As the Government announce more financial support to employees who are unable to work due to the Coronavirus pandemic, employment lawyers and HR managers are being asked by employees about their eligibility for the scheme. The Government guidance states that if you and your employer both agree, it may be possible to keep them on the payroll even though they are unable to operate or have no work because of Coronavirus, getting 80% of their wages. But what support can temps / agency workers get from the Government if there is no more work due to the economic impacts of Coronavirus? And what qualifies as an employment contract?
Employment Law Solicitor recently took part in the Law Society twitter #SolicitorChat session discussing the following Q&A;
Q1. What kind of contract do temps and agency employees have with their agency?
Temp and agency staff are almost always casual workers. This means they have no guaranteed hours of work and no obligation to accept offers of work, which is generally known as a ‘zero hour contract’.
Q2. We have spoken to temps who say their agency says their contract is for provision of services and not an employment contract – what is the difference?
This could actually be in relation to either the temp worker, or the agency itself. Where it relates to the agency, it is because a temp worker uses an employment agency to find them work, rather than employ them. The difference is that the agency is providing the temp with a service, that being to find them casual work, not offering them permanent employment under a contract of employment. If the agency employed the temp, they would no longer be a casual worker because there would be an obligation on the temp to accept the jobs that were given to them.
If it relates to the temp, it means that the work the temp is doing is considered a ‘service’ and every job the agency is offering them is another ‘service’ the temp has to provide. It prevents the agency and the client from becoming the employer of the casual worker.
Q3. If a temp has worked for the same agency, and the same client for over 12 months and has been paid via PAYE, received holiday pay and had pension deductions, does this mean they have had a contract of employment?
No, not automatically. In this case, the temp would likely be considered a worker working under a zero hour contract. However, in certain circumstances it is possible for a casual worker to be classed as an employee where the zero hour contract is considered unreflective of the real working relationship. This is difficult to prove though, and relatively rare.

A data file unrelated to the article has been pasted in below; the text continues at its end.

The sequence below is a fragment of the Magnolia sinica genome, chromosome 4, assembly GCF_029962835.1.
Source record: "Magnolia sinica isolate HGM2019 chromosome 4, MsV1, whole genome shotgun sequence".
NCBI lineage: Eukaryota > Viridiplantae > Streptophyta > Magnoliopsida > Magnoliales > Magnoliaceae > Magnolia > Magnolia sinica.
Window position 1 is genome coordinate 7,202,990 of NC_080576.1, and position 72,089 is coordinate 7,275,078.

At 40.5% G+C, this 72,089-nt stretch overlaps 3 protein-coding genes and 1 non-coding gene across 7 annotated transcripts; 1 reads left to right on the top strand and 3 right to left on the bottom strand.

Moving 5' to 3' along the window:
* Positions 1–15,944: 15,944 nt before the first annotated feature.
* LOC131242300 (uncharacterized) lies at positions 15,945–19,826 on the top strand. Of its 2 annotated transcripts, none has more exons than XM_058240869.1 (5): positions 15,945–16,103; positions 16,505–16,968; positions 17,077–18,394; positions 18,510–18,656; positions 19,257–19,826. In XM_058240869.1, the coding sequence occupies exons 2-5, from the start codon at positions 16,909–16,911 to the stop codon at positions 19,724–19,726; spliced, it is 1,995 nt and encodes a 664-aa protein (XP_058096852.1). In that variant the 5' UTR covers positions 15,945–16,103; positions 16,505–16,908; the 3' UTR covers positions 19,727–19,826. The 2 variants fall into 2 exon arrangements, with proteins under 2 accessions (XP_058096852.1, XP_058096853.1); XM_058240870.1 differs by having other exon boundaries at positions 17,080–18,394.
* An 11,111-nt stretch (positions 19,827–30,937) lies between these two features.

Q4. What support can temps/agency employees get from the Government if there is no more work due to the economic impacts of Coronavirus?
The Governments Covid-19 Job Retention Scheme includes zero hour workers. So they could, if the employer chooses, be furloughed like any other member of staff. Where they are simply not offered any work due to a lack of opportunities they would need seek the usual unemployment benefit in the normal way.
Q5. What documents/information should a temp worker take to a solicitor if they are asking for advice?
Generally, a solicitor will want to see all paperwork and correspondence you have with the agency and the client you work for. Your Solicitor will be able to give you advice on specific documents they need to see.
For more information on employment law through this Covid-19 period, please read our articles on:
- Job retention scheme Q&A for employees
- JRS – 6 key takeaways
Redundancy, lay-off, short-time working and Covid-19
Covid-19: Practical points – Collective consultation and redundancy
The employment lawyers at Steeles Law are very experienced in business re-organisation and the difficulties associated with the short-term challenges to business. If we can assist in any way with the challenges that your business is facing or you have other Employment Law Q&A you would like advice with, please do not hesitate to contact the team via on email@example.com or by calling 01603 598000.
*The information provided in this article is designed to provide useful information on the subject, not to provide specific legal advice.